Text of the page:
Trending Up

Greenville left fielder Brandon Jacobs has gotten out of the gate quickly, posting an impressive 1.098 OPS in his first 13 games of 2011. Possessing plus power potential and excellent raw strength, he has clubbed 9 extra-base hits, including 3 home runs to help pace the Drive’s offense in the early going. Making a concerted effort to work more counts to pick out better pitches to drive, Jacobs has been continuing his push towards building a more patient approach and been going deeper into pitch sequences in 2011. How his strikeout rate trends bears watching in A-Ball this season as he can extend too early and get beaten on elevated fastballs. With continued focus on keeping himself back and honing his understanding of what he can handle, he has the potential to put up nice power numbers over the course of the season…Making the transition to Double-A this season, left fielder Alex Hassan has been generating a lot of contact with Portland, getting off to a strong 18 for 38 start. While his extra-base power has not yet begun to show, Hassan has been doing an excellent job with keeping his swing short to barrel up the baseball, accented by only striking out 4 times in the early going. Much improved with pulling his hands inside the ball to clean out fastballs running on the inner third of the plate, pitchers have had a tough time finding a way to get him out consistently in his first 10 games…Acquired for relief pitcher Manny Delcarmen last August, Salem Red Sox right-handed starter Chris Balcom-Miller has not given up an earned run in his 10.0 innings of work thus far. Featuring a heavy 88-90 MPH sinker, late breaking low-80s slider, and improving changeup, Balcom-Miller induces a high rate of groundballs, while also showing the ability to generate swings and misses…After feeling his way through his first start of the season, Portland right-handed starter Alex Wilson fired 6.0 shutout innings and picked up 5 strikeouts on April 12 against Trenton. Wilson has been working to fine tune his two-seam fastball to start 2011 and the improvement has been showing with sharper run, along with better overall fastball command.

Trending Down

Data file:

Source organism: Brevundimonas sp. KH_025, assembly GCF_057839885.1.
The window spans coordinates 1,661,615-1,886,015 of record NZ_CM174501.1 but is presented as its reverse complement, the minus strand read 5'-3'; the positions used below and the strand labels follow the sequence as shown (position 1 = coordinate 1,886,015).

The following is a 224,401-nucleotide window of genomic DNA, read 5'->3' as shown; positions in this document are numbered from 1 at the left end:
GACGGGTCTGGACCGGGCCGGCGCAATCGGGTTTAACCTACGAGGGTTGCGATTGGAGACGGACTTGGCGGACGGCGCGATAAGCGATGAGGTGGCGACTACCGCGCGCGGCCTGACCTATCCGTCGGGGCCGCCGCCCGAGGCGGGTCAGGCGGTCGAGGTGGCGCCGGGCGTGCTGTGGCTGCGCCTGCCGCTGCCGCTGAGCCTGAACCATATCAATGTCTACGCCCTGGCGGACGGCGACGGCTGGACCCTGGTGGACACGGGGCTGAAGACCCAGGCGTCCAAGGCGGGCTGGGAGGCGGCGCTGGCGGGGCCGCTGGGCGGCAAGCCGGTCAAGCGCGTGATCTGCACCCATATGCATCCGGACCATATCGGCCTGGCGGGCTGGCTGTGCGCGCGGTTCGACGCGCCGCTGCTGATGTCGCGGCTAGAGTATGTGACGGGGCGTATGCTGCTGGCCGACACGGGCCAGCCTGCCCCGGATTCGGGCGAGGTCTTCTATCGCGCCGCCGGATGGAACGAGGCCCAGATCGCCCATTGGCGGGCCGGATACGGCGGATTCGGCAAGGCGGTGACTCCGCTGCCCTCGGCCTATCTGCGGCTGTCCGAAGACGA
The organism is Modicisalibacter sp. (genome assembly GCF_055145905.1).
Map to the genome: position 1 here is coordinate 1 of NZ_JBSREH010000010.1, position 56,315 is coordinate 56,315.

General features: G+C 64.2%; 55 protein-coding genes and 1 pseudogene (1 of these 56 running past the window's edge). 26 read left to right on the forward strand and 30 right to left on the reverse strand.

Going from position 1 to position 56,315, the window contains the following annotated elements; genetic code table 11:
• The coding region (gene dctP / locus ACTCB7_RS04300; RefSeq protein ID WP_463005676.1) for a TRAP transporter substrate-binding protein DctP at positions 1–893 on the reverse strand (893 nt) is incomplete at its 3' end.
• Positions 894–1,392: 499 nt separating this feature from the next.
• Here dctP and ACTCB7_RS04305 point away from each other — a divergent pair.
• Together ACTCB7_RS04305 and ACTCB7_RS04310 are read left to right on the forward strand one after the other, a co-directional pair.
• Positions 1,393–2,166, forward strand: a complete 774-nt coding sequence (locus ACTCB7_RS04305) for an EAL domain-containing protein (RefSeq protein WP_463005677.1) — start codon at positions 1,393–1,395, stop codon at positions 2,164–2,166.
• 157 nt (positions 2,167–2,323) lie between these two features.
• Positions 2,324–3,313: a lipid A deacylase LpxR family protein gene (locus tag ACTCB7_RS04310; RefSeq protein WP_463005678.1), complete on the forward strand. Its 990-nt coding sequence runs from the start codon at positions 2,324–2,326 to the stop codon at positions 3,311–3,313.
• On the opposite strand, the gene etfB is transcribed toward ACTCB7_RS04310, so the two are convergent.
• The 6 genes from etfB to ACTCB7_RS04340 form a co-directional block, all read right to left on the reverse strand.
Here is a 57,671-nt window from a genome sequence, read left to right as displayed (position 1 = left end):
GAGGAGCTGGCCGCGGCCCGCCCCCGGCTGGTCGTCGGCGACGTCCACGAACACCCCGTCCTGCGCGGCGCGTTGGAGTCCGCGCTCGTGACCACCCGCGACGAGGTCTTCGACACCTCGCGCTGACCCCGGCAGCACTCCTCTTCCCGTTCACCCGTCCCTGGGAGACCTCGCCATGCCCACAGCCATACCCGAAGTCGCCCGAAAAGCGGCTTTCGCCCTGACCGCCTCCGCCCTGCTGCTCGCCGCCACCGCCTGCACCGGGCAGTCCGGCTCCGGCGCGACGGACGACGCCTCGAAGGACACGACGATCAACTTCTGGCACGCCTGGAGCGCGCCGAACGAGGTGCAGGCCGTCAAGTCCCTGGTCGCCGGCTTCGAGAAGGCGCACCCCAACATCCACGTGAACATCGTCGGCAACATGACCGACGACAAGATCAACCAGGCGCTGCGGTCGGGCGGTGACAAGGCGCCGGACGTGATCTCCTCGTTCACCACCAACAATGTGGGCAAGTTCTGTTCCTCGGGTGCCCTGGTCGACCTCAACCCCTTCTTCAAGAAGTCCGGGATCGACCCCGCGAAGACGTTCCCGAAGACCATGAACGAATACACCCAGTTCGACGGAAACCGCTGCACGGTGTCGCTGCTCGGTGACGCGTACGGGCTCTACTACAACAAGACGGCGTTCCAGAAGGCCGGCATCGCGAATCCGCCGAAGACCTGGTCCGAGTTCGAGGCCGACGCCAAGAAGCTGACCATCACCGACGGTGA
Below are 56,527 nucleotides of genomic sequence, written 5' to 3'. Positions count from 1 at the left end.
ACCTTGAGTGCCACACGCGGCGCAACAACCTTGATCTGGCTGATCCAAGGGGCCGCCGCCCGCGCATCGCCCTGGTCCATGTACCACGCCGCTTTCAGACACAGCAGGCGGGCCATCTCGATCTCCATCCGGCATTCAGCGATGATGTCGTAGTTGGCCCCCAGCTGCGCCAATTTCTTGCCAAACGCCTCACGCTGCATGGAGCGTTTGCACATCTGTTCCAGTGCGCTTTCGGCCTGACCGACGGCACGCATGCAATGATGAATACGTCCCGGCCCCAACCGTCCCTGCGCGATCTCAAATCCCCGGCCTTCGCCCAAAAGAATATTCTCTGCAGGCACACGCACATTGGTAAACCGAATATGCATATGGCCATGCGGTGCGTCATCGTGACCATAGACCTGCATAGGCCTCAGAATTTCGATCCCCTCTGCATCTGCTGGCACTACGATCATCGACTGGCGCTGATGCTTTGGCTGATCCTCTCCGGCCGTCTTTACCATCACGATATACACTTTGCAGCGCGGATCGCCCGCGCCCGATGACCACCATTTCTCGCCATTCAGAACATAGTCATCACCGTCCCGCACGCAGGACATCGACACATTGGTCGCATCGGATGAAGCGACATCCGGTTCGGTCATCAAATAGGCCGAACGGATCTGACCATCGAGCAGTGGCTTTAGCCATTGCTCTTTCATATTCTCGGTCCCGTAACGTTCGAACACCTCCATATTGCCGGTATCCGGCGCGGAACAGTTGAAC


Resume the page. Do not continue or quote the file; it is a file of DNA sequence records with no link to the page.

2010 first round pick Kolbrin Vitek has had a tough time finding his footing to begin the season in High-A. The Salem third baseman is 9 for 36, with 4 extra-base hits and 12 strikeouts in his first 10 games. After looking pretty good in Spring Training and using his hands often to go with balls, it seems like only a matter of time before Vitek starts to find his comfort zone in the Carolina League. Still making an effort to work counts and trying to find his pitch to drive, he has posted a .357 OBP despite the low batting average. However, hard contact has been few and far between for Vitek to start the season partially due to the fact that he’s been rolling over a lot of fastballs…Greenville righty Brandon Workman has been slow out of the gate and looks to be experiencing an adjustment to pitching as a professional. Workman has been tagged for 7 hits in 6.0 innings, including 2 home runs, while laboring through innings. Featuring a 92-93 MPH fastball, mid-80s cutter, and mid-70s curveball, his stuff has not been overly sharp in his first two outings of 2011. As he becomes more comfortable with pitching on a five-day schedule expect him to start putting up more positive results…Getting his first taste in Double-A, second baseman Oscar Tejeda is experiencing an adjustment to the advanced level of competition and is off to a 8 for 36 start to the season. Facing pitchers with much better command and secondary offerings than in High-A last season, he has fanned 9 times while only drawing 1 walk in 9 games on the season. Tejeda has been making an effort to keep his weight and hands back during his stride, but has found himself behind early in a lot of counts and protecting rather than attacking. As he continues to settle in and have his approach pushed, look for him to start producing more solid contact, which should show with a gradual rise in his extra-base hits.